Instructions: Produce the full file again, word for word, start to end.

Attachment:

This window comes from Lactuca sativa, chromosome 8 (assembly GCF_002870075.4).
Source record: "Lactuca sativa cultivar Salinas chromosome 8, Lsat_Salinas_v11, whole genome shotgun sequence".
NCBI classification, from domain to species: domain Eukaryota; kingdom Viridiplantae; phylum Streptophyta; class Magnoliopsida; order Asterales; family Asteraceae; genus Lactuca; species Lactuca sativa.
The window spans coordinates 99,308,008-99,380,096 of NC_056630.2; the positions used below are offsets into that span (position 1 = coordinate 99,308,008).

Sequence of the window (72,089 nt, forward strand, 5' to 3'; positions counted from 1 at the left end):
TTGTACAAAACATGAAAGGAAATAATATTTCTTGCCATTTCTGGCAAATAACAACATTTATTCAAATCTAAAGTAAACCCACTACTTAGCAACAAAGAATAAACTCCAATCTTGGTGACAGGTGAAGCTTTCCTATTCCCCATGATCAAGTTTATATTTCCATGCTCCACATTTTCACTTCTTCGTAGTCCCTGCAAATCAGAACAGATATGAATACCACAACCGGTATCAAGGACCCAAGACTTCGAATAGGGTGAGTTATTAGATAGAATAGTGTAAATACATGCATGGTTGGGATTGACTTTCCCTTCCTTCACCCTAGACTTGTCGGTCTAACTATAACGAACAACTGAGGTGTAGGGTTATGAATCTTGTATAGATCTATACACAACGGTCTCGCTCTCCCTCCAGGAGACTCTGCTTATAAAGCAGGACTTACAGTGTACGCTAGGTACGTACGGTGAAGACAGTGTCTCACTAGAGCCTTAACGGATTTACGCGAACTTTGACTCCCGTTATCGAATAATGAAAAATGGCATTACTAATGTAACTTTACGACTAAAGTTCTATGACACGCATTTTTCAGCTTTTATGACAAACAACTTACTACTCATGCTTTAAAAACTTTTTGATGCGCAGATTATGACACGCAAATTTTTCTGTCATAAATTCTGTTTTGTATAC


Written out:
This window comes from Lactuca sativa, chromosome 8 (assembly GCF_002870075.4).
Source record: "Lactuca sativa cultivar Salinas chromosome 8, Lsat_Salinas_v11, whole genome shotgun sequence".
NCBI classification, from domain to species: domain Eukaryota; kingdom Viridiplantae; phylum Streptophyta; class Magnoliopsida; order Asterales; family Asteraceae; genus Lactuca; species Lactuca sativa.
The window spans coordinates 99,308,008-99,380,096 of NC_056630.2; the positions used below are offsets into that span (position 1 = coordinate 99,308,008).

Sequence of the window (72,089 nt, forward strand, 5' to 3'; positions counted from 1 at the left end):
TTGTACAAAACATGAAAGGAAATAATATTTCTTGCCATTTCTGGCAAATAACAACATTTATTCAAATCTAAAGTAAACCCACTACTTAGCAACAAAGAATAAACTCCAATCTTGGTGACAGGTGAAGCTTTCCTATTCCCCATGATCAAGTTTATATTTCCATGCTCCACATTTTCACTTCTTCGTAGTCCCTGCAAATCAGAACAGATATGAATACCACAACCGGTATCAAGGACCCAAGACTTCGAATAGGGTGAGTTATTAGATAGAATAGTGTAAATACATGCATGGTTGGGATTGACTTTCCCTTCCTTCACCCTAGACTTGTCGGTCTAACTATAACGAACAACTGAGGTGTAGGGTTATGAATCTTGTATAGATCTATACACAACGGTCTCGCTCTCCCTCCAGGAGACTCTGCTTATAAAGCAGGACTTACAGTGTACGCTAGGTACGTACGGTGAAGACAGTGTCTCACTAGAGCCTTAACGGATTTACGCGAACTTTGACTCCCGTTATCGAATAATGAAAAATGGCATTACTAATGTAACTTTACGACTAAAGTTCTATGACACGCATTTTTCAGCTTTTATGACAAACAACTTACTACTCATGCTTTAAAAACTTTTTGATGCGCAGATTATGACACGCAAATTTTTCTGTCATAAATTCTGTTTTGTATAC